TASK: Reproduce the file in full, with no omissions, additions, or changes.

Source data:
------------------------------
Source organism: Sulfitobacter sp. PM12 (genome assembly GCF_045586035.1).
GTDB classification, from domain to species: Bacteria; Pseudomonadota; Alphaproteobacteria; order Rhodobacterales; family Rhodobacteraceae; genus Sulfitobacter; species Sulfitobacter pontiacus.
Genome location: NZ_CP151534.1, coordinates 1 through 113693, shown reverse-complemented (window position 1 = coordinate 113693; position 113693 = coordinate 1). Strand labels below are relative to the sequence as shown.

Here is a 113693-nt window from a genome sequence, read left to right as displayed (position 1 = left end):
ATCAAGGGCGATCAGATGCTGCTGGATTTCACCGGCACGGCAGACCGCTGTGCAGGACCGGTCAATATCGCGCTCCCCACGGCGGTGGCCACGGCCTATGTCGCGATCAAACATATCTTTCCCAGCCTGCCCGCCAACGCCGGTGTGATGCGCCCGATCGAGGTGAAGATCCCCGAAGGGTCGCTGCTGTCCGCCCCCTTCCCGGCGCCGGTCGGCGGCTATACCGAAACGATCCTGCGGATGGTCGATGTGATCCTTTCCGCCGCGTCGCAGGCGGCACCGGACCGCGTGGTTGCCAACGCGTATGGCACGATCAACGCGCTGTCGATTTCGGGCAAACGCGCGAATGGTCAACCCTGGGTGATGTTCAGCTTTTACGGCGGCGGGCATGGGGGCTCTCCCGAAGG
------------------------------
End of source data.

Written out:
Source organism: Sulfitobacter sp. PM12 (genome assembly GCF_045586035.1).
GTDB classification, from domain to species: Bacteria; Pseudomonadota; Alphaproteobacteria; order Rhodobacterales; family Rhodobacteraceae; genus Sulfitobacter; species Sulfitobacter pontiacus.
Genome location: NZ_CP151534.1, coordinates 1 through 113693, shown reverse-complemented (window position 1 = coordinate 113693; position 113693 = coordinate 1). Strand labels below are relative to the sequence as shown.

Here is a 113693-nt window from a genome sequence, read left to right as displayed (position 1 = left end):
ATCAAGGGCGATCAGATGCTGCTGGATTTCACCGGCACGGCAGACCGCTGTGCAGGACCGGTCAATATCGCGCTCCCCACGGCGGTGGCCACGGCCTATGTCGCGATCAAACATATCTTTCCCAGCCTGCCCGCCAACGCCGGTGTGATGCGCCCGATCGAGGTGAAGATCCCCGAAGGGTCGCTGCTGTCCGCCCCCTTCCCGGCGCCGGTCGGCGGCTATACCGAAACGATCCTGCGGATGGTCGATGTGATCCTTTCCGCCGCGTCGCAGGCGGCACCGGACCGCGTGGTTGCCAACGCGTATGGCACGATCAACGCGCTGTCGATTTCGGGCAAACGCGCGAATGGTCAACCCTGGGTGATGTTCAGCTTTTACGGCGGCGGGCATGGGGGCTCTCCCGAAGG